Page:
First thing I do each morning when I get to work is log into my Facebook account. Many upper-management types would frown upon this, but as a social media strategist this is my job. Therefore, Facebook is a requirement for me. Before I begin my daily rotation of monitoring client pages, I happen to glance at a few posts on my personal news feed. These days, it's not unusual to find a friend or relative complaining about alleged privacy breaches by Facebook.
What does this mean, exactly? Well, if you were to search the Internet for news stories about Facebook, you may find a number of articles outlining changes in privacy statements, and whether or not Facebook claims ownership of any pictures or videos you upload. Check your friend feed long enough, and somebody will have shared such a notice. Now, we're not going to detail here Facebook's terms of service and privacy policies, but for the sake of argument let's examine what you should do for your business when the people you want to reach decide to drop off the site. This means one less pair of eyes sees the sales announcement on your Facebook page, right? Perhaps, but does this mean you should put less effort into social media optimization if you feel people aren't getting the message?
One thing I have personally noticed is that people in my feed who do complain about Facebook don't necessarily leave it altogether. Indeed, the site have proven useful in terms of finding information and keeping in touch with family and friends. There are measures one can take to protect identity and privacy, it's just a matter of simply doing it. As a business, you will want to maintain an active presence on Facebook because it remains one of the most visited networks online. Facebook URLs also come up in relevant search results, so be generous with your content.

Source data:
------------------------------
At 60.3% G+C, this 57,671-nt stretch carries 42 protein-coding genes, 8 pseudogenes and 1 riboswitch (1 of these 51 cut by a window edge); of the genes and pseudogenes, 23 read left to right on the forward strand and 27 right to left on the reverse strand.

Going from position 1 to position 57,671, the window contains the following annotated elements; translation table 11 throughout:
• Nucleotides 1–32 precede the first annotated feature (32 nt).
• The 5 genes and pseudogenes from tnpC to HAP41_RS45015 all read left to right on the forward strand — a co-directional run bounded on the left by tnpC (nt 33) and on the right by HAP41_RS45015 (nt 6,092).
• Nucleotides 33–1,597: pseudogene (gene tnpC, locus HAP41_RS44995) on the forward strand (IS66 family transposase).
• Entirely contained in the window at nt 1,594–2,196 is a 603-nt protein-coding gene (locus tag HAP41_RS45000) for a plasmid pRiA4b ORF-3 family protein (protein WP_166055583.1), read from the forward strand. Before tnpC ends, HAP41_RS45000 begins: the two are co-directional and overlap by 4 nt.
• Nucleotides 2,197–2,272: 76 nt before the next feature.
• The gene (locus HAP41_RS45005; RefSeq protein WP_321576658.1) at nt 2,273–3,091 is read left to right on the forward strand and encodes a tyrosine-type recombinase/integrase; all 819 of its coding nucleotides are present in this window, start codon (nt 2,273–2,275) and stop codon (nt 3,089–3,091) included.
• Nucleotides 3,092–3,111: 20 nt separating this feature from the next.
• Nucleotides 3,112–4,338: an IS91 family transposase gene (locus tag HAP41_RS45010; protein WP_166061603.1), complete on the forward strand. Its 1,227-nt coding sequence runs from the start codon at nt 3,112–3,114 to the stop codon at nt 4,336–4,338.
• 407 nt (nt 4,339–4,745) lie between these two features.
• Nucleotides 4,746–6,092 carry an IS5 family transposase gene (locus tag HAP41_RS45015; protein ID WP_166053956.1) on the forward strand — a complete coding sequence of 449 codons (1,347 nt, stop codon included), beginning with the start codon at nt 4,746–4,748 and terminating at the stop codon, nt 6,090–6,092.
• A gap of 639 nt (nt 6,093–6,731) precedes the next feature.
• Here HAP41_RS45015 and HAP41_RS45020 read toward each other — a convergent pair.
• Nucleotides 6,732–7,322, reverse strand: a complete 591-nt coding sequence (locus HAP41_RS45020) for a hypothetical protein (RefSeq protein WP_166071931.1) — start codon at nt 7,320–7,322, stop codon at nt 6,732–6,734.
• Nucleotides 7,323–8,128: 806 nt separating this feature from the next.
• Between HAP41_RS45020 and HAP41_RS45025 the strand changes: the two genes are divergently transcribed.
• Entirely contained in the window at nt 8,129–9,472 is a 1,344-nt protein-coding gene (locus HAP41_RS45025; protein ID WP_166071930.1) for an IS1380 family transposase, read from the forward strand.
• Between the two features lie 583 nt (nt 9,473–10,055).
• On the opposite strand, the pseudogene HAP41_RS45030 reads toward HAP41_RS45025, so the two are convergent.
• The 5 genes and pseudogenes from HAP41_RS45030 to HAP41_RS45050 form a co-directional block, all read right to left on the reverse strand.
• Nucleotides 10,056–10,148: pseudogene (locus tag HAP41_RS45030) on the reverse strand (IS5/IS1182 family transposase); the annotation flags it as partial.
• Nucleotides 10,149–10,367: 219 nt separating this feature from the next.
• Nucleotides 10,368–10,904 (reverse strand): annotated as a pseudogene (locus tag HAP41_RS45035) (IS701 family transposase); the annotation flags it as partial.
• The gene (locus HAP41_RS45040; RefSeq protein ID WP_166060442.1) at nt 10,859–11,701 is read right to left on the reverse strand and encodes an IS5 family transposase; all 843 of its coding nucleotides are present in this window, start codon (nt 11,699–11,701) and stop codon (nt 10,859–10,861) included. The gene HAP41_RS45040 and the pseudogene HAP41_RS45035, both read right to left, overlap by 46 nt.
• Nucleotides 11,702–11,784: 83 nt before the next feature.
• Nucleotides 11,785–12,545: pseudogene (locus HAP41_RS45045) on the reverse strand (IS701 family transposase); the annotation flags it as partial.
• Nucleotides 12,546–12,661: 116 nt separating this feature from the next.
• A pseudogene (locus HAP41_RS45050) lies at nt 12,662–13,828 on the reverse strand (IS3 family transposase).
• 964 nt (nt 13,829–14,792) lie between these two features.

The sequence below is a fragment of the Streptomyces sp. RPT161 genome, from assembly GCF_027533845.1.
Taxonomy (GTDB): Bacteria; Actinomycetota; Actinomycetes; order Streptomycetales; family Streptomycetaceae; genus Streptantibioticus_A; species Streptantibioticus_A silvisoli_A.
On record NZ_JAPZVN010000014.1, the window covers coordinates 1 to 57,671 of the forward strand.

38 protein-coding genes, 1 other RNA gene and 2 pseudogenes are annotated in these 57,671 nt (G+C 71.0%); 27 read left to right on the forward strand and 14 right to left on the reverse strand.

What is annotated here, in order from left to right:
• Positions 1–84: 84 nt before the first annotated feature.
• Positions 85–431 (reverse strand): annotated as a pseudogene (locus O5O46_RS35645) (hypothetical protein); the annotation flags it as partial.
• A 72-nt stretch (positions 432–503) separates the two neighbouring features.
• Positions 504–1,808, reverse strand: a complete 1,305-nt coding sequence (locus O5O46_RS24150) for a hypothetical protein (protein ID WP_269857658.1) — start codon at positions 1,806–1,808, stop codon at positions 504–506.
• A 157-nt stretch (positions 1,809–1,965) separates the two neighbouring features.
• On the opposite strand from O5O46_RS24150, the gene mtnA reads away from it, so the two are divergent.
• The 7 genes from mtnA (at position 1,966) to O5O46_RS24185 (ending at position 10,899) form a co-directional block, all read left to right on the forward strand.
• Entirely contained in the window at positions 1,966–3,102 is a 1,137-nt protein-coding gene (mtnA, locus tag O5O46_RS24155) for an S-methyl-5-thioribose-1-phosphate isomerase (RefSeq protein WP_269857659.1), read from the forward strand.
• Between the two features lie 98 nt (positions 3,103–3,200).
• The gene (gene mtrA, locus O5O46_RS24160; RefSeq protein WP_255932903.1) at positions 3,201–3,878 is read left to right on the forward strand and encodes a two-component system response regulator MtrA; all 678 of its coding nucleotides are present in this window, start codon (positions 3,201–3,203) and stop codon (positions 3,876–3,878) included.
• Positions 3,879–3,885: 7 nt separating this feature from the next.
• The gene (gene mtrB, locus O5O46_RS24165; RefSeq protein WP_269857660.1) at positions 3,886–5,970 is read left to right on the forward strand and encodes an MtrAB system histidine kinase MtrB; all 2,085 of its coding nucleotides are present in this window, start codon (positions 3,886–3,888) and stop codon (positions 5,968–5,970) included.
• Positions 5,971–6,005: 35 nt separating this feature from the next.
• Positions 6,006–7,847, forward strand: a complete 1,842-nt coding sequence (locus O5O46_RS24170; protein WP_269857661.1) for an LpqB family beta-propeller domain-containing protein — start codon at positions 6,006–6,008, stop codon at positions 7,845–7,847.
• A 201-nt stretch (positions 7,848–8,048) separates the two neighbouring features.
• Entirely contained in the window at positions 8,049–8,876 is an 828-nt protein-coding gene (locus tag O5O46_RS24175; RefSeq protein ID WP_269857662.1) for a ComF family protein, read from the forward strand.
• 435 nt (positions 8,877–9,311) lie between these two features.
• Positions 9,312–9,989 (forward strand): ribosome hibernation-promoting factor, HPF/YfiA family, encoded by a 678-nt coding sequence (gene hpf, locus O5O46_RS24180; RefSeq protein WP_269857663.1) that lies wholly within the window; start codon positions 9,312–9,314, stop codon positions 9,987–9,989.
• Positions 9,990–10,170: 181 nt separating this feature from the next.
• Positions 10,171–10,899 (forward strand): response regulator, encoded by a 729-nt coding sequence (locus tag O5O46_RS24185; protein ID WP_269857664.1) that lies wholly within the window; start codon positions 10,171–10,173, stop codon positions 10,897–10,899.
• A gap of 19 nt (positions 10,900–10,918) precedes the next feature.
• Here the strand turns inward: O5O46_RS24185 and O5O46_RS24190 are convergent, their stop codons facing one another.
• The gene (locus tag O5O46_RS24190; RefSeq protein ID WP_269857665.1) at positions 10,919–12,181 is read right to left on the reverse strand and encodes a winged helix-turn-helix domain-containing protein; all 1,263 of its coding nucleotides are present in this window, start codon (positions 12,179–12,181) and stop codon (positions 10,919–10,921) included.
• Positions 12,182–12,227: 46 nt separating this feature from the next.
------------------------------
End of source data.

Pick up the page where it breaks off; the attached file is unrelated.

Don't forget, too, you can also devote time to Twitter and YouTube, which also boast impressive unique visitations. What you don't catch through Facebook can be filtered into tweets. The upstart Google Plus network is also helpful, and now that businesses can set up pages you may wish to make room in your social media schedule for updating a page there.
Some ideas you may consider to boost awareness of your social media:
Devise a Twitter hashtag unique to your business, and use it often. Advertise the hashtag in your print and broadcast marketing endeavors.Utilize a Facebook-authorized contest application to draw traffic to your page. Be careful in how you use Facebook for such promotions, because they are known to penalize you.Concentrate on YouTube and encourage customer feedback videos, offering incentives to people who record testimonials.
Social media may change in the next several years, but it won't go away entirely. Adjust to general preferences and think outside the box as you use social networks to advertise.
Kathryn Lively is a freelance writer specializing in articles on social media writing and Virginia web design.
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